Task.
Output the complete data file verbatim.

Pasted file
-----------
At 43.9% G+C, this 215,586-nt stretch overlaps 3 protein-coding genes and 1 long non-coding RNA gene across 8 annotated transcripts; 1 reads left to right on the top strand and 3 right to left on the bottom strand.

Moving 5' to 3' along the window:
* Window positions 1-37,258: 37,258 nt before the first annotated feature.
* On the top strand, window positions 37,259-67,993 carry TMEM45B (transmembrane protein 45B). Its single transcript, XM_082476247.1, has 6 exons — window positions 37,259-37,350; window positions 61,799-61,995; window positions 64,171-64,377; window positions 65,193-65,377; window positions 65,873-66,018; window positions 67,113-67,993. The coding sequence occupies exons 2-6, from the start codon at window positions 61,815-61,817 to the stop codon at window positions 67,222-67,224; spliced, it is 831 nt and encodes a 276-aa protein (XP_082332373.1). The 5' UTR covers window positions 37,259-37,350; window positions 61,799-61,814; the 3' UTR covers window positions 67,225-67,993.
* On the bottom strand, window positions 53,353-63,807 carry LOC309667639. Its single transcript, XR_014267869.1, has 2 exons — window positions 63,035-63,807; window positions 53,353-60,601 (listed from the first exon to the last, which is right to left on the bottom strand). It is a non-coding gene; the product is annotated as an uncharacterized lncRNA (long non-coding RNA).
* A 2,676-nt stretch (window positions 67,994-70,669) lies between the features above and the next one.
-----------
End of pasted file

At 43.9% G+C, this 215,586-nt stretch overlaps 3 protein-coding genes and 1 long non-coding RNA gene across 8 annotated transcripts; 1 reads left to right on the top strand and 3 right to left on the bottom strand.

Moving 5' to 3' along the window:
* Window positions 1-37,258: 37,258 nt before the first annotated feature.
* On the top strand, window positions 37,259-67,993 carry TMEM45B (transmembrane protein 45B). Its single transcript, XM_082476247.1, has 6 exons — window positions 37,259-37,350; window positions 61,799-61,995; window positions 64,171-64,377; window positions 65,193-65,377; window positions 65,873-66,018; window positions 67,113-67,993. The coding sequence occupies exons 2-6, from the start codon at window positions 61,815-61,817 to the stop codon at window positions 67,222-67,224; spliced, it is 831 nt and encodes a 276-aa protein (XP_082332373.1). The 5' UTR covers window positions 37,259-37,350; window positions 61,799-61,814; the 3' UTR covers window positions 67,225-67,993.
* On the bottom strand, window positions 53,353-63,807 carry LOC309667639. Its single transcript, XR_014267869.1, has 2 exons — window positions 63,035-63,807; window positions 53,353-60,601 (listed from the first exon to the last, which is right to left on the bottom strand). It is a non-coding gene; the product is annotated as an uncharacterized lncRNA (long non-coding RNA).
* A 2,676-nt stretch (window positions 67,994-70,669) lies between the features above and the next one.